Zachary Cruz-Tan

Dirty Grandpa is an American comedy, directed by Dan Mazer, starring Robert De Niro and Zac Efron, and it is an absolute train wreck. A horrifying, uncomfortable, sickening experience; one that pulls off the unthinkable by deftly offending blacks, gays, lesbians, men, women, deaf people, people with speech impediments, teenagers, adults, the elderly, the deceased, the sick, caregivers, police officers, and just about every person on this good planet. Heck, it even offends drug dealers. To tell you to avoid this mess like the plague would be an insult to plagues, and if Dirty Grandpa isn’t the worst film of the next ten years, we’re in for a decade of some serious cinematic torture.

Zac Efron plays Jason Kelly, a lawyer about to wed the beautiful, but irritating Meredith (Julianne Hough), who’s made, no doubt, of the same itchy material that covers your old sofa. After the death of Jason’s grandma, he is forced by his grandpa to drive him down to Florida, where… something truly pointless is meant to happen.

The grandpa, Richard, is played by Robert De Niro, in a performance so bewildering it almost erases my memory of him ever being an actor of admirable stock (this is a man who once starred in American treasures like Taxi Driver, Raging Bull, and Casino). Richard is such a vile human being; an offspring of a civilisation that believes in no ethics and sees no point in curating a moral compass. Some of the words that leave this man’s mouth – good heavens – are enough to warrant him psychiatric therapy from a Tourette’s patient.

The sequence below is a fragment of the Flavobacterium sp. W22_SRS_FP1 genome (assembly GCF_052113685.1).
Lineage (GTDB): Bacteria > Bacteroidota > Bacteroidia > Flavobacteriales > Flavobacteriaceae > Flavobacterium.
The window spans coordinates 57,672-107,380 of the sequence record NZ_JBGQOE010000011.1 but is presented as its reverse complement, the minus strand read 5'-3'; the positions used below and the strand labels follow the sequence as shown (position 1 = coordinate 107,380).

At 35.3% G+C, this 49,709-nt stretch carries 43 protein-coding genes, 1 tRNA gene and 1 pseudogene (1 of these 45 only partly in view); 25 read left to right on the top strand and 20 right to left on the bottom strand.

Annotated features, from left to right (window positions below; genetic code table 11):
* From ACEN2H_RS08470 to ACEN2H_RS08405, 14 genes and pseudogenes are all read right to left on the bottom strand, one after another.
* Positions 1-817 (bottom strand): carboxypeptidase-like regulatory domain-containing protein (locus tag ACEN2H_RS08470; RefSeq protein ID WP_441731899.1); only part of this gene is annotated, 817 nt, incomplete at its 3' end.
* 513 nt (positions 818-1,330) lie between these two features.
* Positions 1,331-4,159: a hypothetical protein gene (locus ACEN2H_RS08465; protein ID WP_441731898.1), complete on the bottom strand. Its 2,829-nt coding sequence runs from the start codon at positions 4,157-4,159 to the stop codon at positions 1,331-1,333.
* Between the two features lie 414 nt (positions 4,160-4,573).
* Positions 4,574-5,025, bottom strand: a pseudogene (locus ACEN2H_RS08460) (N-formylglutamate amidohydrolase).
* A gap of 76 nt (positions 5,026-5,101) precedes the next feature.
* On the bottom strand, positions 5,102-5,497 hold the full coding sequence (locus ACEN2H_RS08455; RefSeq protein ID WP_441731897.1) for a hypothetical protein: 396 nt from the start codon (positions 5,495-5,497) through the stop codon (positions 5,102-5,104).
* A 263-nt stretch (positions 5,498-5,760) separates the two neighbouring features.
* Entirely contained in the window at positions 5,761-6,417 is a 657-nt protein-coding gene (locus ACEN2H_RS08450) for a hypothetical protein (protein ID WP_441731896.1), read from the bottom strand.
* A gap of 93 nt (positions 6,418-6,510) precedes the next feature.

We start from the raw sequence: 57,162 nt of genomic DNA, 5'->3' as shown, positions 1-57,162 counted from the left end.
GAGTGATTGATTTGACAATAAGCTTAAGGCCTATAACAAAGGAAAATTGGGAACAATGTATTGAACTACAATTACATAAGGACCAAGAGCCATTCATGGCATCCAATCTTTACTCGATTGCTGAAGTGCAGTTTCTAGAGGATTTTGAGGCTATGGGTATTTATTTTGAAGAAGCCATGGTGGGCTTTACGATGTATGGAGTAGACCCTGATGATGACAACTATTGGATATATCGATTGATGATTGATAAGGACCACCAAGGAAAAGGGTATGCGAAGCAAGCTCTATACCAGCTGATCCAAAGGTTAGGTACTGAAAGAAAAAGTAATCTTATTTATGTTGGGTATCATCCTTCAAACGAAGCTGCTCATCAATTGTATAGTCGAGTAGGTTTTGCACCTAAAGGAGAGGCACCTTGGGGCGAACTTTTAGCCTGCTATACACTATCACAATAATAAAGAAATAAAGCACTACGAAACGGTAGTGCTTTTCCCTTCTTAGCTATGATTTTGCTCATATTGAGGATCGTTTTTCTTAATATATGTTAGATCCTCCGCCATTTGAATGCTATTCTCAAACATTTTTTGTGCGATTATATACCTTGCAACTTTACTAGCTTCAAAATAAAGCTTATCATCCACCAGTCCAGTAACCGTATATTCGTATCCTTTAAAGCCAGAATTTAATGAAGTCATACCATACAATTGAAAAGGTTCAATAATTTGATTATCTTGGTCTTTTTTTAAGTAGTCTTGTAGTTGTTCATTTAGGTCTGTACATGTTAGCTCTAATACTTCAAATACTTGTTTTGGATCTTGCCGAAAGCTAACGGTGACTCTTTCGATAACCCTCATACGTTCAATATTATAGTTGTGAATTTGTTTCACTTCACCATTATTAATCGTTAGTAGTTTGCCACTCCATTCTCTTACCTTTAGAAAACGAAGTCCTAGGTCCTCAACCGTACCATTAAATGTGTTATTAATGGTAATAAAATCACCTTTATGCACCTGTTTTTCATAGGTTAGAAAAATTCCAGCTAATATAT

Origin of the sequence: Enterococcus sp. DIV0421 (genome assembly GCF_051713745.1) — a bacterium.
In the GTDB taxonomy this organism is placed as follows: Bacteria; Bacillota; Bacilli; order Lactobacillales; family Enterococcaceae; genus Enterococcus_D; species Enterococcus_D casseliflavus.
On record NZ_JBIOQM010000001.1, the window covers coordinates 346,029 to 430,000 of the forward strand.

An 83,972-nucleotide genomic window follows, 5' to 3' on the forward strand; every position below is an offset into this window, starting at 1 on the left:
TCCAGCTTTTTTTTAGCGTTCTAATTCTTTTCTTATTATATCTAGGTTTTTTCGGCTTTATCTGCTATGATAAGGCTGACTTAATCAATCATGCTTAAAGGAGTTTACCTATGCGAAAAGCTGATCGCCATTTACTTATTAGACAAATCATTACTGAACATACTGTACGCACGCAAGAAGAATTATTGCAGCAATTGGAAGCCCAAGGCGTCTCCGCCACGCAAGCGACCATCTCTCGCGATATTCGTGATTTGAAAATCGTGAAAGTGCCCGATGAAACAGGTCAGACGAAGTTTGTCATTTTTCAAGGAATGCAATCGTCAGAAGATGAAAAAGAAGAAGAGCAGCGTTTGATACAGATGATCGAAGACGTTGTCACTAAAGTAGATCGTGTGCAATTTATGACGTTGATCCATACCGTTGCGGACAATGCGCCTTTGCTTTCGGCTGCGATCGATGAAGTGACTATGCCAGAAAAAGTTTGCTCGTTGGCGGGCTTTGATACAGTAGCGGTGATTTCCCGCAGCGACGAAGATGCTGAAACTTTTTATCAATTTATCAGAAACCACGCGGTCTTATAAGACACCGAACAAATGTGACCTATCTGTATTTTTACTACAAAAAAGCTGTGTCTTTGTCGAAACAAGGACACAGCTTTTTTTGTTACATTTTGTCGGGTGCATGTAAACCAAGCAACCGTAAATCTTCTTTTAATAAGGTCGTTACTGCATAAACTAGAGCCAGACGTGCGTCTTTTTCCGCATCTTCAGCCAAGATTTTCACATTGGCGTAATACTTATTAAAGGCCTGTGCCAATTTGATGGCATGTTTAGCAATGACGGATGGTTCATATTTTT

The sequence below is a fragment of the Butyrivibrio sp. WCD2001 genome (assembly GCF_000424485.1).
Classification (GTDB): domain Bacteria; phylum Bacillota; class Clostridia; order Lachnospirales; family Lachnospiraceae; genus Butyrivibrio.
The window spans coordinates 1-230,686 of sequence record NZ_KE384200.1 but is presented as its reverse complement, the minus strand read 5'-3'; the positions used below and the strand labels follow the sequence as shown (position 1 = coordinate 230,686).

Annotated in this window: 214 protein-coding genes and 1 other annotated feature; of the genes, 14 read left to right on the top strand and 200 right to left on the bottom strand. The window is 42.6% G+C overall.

Richard wants only one thing: To have sex with the lithe seductress, Lenore (Aubrey Plaza), until his jingly jangles fall off. This coming a day after his wife’s surrender to cancer. What a stand-up guy. Lenore is one-third of a sex machine trio, comprised of herself, the pretty Shadia (Zoey Deutch), and the over-the-top Bradley (Jeffrey Bowyer-Chapman), a black homosexual young man who’s so unrealistically effeminate I kept expecting him to turn up in a gown.